Did you ever wonder why certain dances were included in the Strawberry Breakfast at Allendale Columbia? What are their origins? What’s the story behind this tradition? A few secrets will be revealed by Mitzie Collins, Rochester musician and parent of three former AC students.

Collins is a well known musician in Western New York, and she will be joining the AC musicians accompanying the Maypole Dance and Sword Dance at this year’s Strawberry Breakfast. This Monday, May 14th, at 12:05 p.m., Ms. Collins will give a presentation about these traditions to those musicians and dancers.  The presentation will be in the Curtis Performance Center.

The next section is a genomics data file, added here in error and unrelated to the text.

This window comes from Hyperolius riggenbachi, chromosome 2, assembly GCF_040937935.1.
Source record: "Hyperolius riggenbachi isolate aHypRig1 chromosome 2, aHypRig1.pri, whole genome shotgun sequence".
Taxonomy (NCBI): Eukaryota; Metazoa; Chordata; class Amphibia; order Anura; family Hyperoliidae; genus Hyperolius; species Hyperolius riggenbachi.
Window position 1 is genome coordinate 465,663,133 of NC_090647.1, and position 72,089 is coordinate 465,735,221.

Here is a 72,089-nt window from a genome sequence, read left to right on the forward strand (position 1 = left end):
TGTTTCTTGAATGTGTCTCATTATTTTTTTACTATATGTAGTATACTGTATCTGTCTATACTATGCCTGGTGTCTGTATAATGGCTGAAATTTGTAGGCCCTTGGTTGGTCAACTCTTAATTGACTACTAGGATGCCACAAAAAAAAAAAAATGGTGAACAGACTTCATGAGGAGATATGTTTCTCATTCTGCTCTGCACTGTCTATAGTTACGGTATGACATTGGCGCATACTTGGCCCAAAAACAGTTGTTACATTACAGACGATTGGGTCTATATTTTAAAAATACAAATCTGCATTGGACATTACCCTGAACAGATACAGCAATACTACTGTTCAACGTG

Kristin Cocquyt

Gabriel Costanzo

As an instrumental music teacher at Allendale Columbia School, Gabe teaches 4th Grade Band, 5th Grade Band, Concert Band, Jazz Ensemble, Wind Ensemble, and Music Theory. He held the David M. Pynchon Chair in the Visual and Performing Arts from 2008 - 2013 and is a member of the American Society of Composers, Authors and Publishers. He earned bachelor's degrees in Music Education and Music Composition from SUNY College at Fredonia and a master's degree in Music Composition from Bowling Green State University. You can also find him on horn and vocals for the local band The Buddhahood.
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Make Your Mark at the 2018 Gala!

Posted on April 20th, 2018 by Allendale Columbia School